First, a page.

A new study indicates that the megadrought that struck the Amazon in 2010 devastated millions of hectares of rainforest, shedding a new light over the debate over the effects of recent climatic events.
The initial findings were presented at the fall meeting of the American Geophysical Union. They indicate that as many as one in twenty-five trees died in areas with the most severe water scarcity. The findings also suggest that previous techniques using satellites to measure drought stress in rainforests may be missing impacts of a warming global climate, which is believed will cause more droughts in these critical habitats.
The Carnegie Airbone Observatory, which scans forests from a slow-flying plane 2,000 meters above treetops, measured the shape and chemical signatures of the forests using lidar and a spectrometer. This allowed scientists to identify individual tree species, determining their health and measuring their size and mass precisely from the air. The 2010 drought followed a similarly sever one in 2005 and a less intense one in 2007.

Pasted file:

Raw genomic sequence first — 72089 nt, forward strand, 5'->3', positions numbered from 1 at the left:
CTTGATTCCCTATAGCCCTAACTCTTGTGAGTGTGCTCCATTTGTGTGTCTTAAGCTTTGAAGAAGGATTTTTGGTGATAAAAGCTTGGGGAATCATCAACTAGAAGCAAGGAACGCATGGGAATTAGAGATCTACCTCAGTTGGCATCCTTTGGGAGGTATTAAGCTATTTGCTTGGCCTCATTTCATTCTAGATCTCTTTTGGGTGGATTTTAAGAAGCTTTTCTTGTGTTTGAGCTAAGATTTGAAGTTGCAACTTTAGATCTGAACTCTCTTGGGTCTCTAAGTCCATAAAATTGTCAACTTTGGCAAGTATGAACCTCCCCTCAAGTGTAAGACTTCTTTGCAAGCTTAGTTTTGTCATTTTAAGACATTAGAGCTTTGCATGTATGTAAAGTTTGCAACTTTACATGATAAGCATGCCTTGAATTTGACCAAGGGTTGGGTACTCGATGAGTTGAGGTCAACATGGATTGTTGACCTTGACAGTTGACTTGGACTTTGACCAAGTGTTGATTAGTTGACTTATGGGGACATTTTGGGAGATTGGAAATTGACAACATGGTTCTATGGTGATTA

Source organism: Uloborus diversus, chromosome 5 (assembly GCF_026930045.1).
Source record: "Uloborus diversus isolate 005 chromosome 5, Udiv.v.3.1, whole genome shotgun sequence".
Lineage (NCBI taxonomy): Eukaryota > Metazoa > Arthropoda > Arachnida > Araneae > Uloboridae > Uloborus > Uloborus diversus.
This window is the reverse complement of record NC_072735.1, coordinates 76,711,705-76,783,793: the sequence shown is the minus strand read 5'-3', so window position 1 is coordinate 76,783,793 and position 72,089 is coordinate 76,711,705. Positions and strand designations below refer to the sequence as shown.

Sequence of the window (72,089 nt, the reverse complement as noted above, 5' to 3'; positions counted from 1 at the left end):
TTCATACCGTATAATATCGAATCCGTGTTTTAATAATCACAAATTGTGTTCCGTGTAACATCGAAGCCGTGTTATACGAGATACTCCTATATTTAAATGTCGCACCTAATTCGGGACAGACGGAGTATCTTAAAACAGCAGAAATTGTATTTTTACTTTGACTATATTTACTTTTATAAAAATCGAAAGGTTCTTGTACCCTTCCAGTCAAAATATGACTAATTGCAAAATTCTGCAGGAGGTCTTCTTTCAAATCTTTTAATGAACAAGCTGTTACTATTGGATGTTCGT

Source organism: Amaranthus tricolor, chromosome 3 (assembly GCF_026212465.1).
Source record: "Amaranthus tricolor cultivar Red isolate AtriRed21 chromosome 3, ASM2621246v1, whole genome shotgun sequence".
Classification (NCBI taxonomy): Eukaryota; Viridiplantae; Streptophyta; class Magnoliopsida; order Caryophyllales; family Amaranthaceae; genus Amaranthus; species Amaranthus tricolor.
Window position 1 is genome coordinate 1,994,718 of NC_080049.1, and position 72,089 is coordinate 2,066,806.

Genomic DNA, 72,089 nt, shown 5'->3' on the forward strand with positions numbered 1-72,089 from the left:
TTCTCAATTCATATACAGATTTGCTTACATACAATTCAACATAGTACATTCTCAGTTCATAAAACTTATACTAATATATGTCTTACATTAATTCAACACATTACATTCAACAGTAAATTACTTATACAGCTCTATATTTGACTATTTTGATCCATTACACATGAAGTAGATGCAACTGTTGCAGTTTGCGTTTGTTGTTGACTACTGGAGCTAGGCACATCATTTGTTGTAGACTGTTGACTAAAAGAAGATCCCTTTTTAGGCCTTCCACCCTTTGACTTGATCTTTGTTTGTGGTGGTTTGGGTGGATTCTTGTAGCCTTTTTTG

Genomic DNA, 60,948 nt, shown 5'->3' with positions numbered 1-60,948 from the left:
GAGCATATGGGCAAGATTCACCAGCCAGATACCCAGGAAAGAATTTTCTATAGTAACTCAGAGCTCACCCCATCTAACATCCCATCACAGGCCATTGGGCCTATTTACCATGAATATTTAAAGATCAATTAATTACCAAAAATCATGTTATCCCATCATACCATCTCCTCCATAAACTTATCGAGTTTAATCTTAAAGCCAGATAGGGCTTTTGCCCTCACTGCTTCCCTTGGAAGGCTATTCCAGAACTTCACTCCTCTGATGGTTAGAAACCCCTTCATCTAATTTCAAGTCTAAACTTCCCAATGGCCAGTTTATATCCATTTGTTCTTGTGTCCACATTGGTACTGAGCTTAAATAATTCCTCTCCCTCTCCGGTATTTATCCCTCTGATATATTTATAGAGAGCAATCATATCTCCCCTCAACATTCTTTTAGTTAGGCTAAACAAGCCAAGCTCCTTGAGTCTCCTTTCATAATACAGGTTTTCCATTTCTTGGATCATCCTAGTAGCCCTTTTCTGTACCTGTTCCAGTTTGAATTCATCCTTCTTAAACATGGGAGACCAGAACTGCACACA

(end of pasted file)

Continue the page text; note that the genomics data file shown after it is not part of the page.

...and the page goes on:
More than a year and a half before the drought began, scientists flew repeated missions over a 500,000-hectare patch of forest in Brazil and Peru. Rainfall data indicated that roughly three-fifths of that area had gone through a severe drought. Previous studies indicated that rainforests could be more resilient to climate change than ecosystem models assume, but this analysis of the new data shows that repeated droughts are harming the rainforests.
[via Scientific American]